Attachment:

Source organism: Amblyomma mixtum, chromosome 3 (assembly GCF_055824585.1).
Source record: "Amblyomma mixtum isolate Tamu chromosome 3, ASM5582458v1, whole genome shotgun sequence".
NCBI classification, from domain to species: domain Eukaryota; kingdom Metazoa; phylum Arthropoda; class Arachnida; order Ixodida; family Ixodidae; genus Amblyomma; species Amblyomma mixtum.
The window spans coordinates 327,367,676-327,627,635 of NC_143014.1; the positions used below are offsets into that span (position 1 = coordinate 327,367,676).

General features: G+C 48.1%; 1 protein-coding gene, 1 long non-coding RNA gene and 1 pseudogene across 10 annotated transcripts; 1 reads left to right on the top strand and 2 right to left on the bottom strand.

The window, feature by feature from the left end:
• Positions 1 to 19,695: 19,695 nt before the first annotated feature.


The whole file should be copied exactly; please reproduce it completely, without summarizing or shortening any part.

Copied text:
Source organism: Amblyomma mixtum, chromosome 3 (assembly GCF_055824585.1).
Source record: "Amblyomma mixtum isolate Tamu chromosome 3, ASM5582458v1, whole genome shotgun sequence".
NCBI classification, from domain to species: domain Eukaryota; kingdom Metazoa; phylum Arthropoda; class Arachnida; order Ixodida; family Ixodidae; genus Amblyomma; species Amblyomma mixtum.
The window spans coordinates 327,367,676-327,627,635 of NC_143014.1; the positions used below are offsets into that span (position 1 = coordinate 327,367,676).

General features: G+C 48.1%; 1 protein-coding gene, 1 long non-coding RNA gene and 1 pseudogene across 10 annotated transcripts; 1 reads left to right on the top strand and 2 right to left on the bottom strand.

The window, feature by feature from the left end:
• Positions 1 to 19,695: 19,695 nt before the first annotated feature.